There are a few ways this can be implemented without specialized chips.
1. Using GPIO pins as a rudimentary DAC
Design the amplifier circuit so that gain can be varied with a resistor connected to ground. This is not possible in the usual transimpedance amplifier, but easy to achieve if you add a separate non-inverting opamp amplifier circuit after it.
simulate this circuit – Schematic created using CircuitLab
In the above example, there are three GPIOs connected with 1, 2 and 4 kohm resistors. The gain can be varied by setting some of the GPIOs to output 0, and others as High-Z input pins:
GP1 GP2 GP3 Gain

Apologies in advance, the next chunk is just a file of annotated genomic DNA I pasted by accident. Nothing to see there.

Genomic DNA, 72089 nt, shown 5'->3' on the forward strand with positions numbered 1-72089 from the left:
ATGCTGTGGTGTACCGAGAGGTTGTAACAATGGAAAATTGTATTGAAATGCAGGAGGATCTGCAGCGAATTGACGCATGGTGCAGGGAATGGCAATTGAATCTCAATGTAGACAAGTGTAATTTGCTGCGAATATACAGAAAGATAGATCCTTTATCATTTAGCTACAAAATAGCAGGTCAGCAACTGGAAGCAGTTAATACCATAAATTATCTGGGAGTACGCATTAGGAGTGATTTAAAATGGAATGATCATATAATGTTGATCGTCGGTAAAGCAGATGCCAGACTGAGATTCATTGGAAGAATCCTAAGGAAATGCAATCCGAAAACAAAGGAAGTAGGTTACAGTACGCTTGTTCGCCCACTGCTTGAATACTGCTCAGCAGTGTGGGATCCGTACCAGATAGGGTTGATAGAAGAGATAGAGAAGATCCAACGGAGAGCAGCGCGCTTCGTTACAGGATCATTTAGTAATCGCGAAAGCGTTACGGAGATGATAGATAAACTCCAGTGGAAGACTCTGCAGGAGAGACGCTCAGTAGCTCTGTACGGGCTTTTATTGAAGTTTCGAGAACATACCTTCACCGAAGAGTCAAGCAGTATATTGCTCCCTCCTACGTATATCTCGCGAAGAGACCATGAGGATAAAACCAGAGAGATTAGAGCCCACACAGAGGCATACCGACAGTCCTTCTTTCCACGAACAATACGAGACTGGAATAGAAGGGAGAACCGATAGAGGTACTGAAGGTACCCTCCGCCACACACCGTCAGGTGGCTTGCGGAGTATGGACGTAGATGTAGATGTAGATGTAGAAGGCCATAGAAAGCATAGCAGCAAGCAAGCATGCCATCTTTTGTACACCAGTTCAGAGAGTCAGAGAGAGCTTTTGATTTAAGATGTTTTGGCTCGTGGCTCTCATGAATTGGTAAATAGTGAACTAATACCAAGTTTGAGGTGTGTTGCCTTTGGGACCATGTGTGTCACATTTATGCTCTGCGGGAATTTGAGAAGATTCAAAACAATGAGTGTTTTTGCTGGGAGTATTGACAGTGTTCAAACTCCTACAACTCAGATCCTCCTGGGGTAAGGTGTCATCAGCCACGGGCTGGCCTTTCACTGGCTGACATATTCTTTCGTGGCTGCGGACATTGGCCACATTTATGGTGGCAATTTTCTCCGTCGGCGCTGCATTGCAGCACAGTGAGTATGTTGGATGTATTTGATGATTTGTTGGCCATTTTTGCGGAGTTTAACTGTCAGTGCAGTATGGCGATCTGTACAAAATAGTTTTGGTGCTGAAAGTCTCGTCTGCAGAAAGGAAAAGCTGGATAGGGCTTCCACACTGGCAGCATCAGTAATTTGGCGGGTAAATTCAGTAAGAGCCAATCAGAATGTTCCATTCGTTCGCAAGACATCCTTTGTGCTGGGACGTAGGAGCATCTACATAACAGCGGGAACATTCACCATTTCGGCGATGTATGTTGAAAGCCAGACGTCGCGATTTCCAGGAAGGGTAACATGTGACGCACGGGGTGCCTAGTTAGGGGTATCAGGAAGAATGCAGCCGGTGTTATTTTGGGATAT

Z Z Z 1x
Z Z 0 2x
Z 0 Z 3x
Z 0 0 4x
0 Z Z 5x
0 Z 0 6x
0 0 Z 7x
0 0 0 8x
2. Using several ADC channels
If a couple of gain steps is enough, an alternative solution is to take advantage of the multiple analog channels available in most microcontrollers.
Design the transimpedance amplifier with a constant gain. Try to minimize the noise level, as often the first gain stage has the largest effect on total noise in the system - and it is easier to minimize the noise if you have small SMD resistors instead of a programmable resistance chip.
Add further voltage amplification stages after that, each with fixed gain (for example 4x and 16x stages). Now connect the direct 1x signal to one ADC input, the 4x signal to another input and 16x signal to a third input. By selecting different ADC channels you can vary the effective gain in software.
simulate this circuit